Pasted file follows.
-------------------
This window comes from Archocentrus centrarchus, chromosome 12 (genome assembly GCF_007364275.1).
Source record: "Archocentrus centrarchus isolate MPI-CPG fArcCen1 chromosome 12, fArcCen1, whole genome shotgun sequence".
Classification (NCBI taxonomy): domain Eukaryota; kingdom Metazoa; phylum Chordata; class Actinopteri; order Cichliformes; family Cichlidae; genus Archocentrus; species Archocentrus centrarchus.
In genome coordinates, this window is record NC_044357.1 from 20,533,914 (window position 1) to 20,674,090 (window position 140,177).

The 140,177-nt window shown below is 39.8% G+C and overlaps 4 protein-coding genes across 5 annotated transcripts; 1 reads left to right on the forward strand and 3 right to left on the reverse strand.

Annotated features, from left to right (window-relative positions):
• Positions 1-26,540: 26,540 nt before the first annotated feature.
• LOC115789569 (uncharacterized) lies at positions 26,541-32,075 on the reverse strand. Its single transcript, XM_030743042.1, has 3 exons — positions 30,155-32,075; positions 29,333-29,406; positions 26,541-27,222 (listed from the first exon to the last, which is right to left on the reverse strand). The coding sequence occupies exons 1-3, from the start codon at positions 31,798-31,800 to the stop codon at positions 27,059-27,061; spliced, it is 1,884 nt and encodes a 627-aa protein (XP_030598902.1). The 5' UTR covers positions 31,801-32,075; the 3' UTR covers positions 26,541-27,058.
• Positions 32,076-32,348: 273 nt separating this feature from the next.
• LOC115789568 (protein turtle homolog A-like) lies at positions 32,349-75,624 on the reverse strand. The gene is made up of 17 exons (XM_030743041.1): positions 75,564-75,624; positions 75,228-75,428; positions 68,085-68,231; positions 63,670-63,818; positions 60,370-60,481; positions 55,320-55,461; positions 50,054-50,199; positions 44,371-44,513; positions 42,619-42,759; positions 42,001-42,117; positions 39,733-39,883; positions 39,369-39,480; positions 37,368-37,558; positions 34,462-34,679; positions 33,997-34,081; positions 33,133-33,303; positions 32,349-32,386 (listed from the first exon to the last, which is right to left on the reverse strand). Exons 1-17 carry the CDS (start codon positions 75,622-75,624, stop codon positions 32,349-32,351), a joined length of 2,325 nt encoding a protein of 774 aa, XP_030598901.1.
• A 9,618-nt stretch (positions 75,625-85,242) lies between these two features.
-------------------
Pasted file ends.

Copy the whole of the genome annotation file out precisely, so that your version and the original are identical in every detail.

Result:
This window comes from Archocentrus centrarchus, chromosome 12 (genome assembly GCF_007364275.1).
Source record: "Archocentrus centrarchus isolate MPI-CPG fArcCen1 chromosome 12, fArcCen1, whole genome shotgun sequence".
Classification (NCBI taxonomy): domain Eukaryota; kingdom Metazoa; phylum Chordata; class Actinopteri; order Cichliformes; family Cichlidae; genus Archocentrus; species Archocentrus centrarchus.
In genome coordinates, this window is record NC_044357.1 from 20,533,914 (window position 1) to 20,674,090 (window position 140,177).

The 140,177-nt window shown below is 39.8% G+C and overlaps 4 protein-coding genes across 5 annotated transcripts; 1 reads left to right on the forward strand and 3 right to left on the reverse strand.

Annotated features, from left to right (window-relative positions):
• Positions 1-26,540: 26,540 nt before the first annotated feature.
• LOC115789569 (uncharacterized) lies at positions 26,541-32,075 on the reverse strand. Its single transcript, XM_030743042.1, has 3 exons — positions 30,155-32,075; positions 29,333-29,406; positions 26,541-27,222 (listed from the first exon to the last, which is right to left on the reverse strand). The coding sequence occupies exons 1-3, from the start codon at positions 31,798-31,800 to the stop codon at positions 27,059-27,061; spliced, it is 1,884 nt and encodes a 627-aa protein (XP_030598902.1). The 5' UTR covers positions 31,801-32,075; the 3' UTR covers positions 26,541-27,058.
• Positions 32,076-32,348: 273 nt separating this feature from the next.
• LOC115789568 (protein turtle homolog A-like) lies at positions 32,349-75,624 on the reverse strand. The gene is made up of 17 exons (XM_030743041.1): positions 75,564-75,624; positions 75,228-75,428; positions 68,085-68,231; positions 63,670-63,818; positions 60,370-60,481; positions 55,320-55,461; positions 50,054-50,199; positions 44,371-44,513; positions 42,619-42,759; positions 42,001-42,117; positions 39,733-39,883; positions 39,369-39,480; positions 37,368-37,558; positions 34,462-34,679; positions 33,997-34,081; positions 33,133-33,303; positions 32,349-32,386 (listed from the first exon to the last, which is right to left on the reverse strand). Exons 1-17 carry the CDS (start codon positions 75,622-75,624, stop codon positions 32,349-32,351), a joined length of 2,325 nt encoding a protein of 774 aa, XP_030598901.1.
• A 9,618-nt stretch (positions 75,625-85,242) lies between these two features.